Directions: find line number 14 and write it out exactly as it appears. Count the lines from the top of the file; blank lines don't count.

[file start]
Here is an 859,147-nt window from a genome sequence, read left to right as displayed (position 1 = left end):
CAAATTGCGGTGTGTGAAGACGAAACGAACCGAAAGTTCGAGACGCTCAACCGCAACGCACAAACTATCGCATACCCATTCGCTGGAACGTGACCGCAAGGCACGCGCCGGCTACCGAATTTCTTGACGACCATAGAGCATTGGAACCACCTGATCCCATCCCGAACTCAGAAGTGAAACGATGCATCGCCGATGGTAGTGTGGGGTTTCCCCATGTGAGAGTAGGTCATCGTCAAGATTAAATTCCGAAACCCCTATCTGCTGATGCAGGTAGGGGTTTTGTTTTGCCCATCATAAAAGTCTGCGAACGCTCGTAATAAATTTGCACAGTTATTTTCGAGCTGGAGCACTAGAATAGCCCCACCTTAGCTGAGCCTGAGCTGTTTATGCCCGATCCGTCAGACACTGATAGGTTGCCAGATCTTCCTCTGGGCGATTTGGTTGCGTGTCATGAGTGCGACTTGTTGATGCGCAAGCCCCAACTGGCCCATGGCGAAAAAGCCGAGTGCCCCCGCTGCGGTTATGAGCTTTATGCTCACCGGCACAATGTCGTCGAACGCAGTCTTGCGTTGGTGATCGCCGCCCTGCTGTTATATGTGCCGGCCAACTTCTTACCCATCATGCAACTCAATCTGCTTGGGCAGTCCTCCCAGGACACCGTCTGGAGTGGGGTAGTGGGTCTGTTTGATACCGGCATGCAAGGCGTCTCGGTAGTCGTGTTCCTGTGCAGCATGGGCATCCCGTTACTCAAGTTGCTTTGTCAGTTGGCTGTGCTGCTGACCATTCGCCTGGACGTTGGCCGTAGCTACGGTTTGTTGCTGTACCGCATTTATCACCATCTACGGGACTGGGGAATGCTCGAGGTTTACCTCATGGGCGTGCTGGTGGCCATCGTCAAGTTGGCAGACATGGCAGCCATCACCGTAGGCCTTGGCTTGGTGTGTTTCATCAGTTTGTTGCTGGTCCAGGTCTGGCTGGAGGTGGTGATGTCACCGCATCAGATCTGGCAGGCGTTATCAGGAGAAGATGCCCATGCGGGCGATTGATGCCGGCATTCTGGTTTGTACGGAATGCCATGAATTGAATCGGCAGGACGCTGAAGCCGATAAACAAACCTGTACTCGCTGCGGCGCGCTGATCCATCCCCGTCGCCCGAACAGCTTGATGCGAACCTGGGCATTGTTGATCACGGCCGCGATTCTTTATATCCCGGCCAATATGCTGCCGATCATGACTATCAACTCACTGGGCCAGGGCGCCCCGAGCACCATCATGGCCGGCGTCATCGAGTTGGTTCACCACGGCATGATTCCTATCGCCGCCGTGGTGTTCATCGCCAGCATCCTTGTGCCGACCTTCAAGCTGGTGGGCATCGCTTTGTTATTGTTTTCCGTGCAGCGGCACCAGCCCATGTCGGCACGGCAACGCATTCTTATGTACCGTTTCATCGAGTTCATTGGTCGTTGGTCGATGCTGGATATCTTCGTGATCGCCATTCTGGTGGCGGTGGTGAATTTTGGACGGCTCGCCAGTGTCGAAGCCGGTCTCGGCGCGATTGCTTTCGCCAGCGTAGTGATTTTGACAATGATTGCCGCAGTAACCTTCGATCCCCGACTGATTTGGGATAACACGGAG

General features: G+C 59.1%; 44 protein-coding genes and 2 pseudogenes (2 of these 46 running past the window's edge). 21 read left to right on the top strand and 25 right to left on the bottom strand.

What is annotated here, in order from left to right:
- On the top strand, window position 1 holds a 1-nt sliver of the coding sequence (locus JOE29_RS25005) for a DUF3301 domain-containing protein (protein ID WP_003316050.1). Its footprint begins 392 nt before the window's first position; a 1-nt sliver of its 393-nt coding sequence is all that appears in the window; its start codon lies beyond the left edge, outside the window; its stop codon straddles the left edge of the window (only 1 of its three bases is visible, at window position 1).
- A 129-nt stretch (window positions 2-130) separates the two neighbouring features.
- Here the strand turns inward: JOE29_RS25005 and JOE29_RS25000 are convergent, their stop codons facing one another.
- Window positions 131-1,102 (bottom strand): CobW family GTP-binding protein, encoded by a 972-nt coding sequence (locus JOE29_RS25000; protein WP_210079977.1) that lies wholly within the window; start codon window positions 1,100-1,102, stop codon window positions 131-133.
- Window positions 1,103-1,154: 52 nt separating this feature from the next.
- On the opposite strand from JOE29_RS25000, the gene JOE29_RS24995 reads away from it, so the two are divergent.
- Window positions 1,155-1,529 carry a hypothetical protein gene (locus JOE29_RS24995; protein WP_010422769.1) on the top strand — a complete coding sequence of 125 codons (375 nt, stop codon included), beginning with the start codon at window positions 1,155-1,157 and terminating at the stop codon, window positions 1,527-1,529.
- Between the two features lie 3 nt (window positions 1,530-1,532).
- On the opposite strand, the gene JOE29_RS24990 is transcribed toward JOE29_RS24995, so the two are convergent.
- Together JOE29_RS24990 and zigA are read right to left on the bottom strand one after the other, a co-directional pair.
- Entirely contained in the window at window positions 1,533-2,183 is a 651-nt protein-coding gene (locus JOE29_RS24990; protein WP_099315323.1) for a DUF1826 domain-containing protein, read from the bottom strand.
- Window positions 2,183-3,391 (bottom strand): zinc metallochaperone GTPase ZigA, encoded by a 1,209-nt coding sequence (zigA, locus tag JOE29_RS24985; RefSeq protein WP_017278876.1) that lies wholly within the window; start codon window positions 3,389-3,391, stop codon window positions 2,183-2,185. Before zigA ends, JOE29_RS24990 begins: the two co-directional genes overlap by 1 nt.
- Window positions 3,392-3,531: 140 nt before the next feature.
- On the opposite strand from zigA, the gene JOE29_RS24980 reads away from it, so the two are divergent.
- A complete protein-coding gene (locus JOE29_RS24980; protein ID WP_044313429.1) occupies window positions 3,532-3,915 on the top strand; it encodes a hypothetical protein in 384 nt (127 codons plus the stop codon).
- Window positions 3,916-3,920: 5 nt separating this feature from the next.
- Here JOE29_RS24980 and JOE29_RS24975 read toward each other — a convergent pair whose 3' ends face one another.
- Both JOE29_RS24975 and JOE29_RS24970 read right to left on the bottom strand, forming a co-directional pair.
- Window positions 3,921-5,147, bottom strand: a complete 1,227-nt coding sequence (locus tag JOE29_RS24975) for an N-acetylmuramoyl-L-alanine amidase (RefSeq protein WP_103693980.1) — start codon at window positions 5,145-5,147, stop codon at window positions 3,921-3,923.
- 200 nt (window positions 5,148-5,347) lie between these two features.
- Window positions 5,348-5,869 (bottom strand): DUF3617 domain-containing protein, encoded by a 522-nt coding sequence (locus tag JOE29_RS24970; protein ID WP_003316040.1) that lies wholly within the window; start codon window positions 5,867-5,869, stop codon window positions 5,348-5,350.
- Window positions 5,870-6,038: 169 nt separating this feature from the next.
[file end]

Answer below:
- Together JOE29_RS24990 and zigA are read right to left on the bottom strand one after the other, a co-directional pair.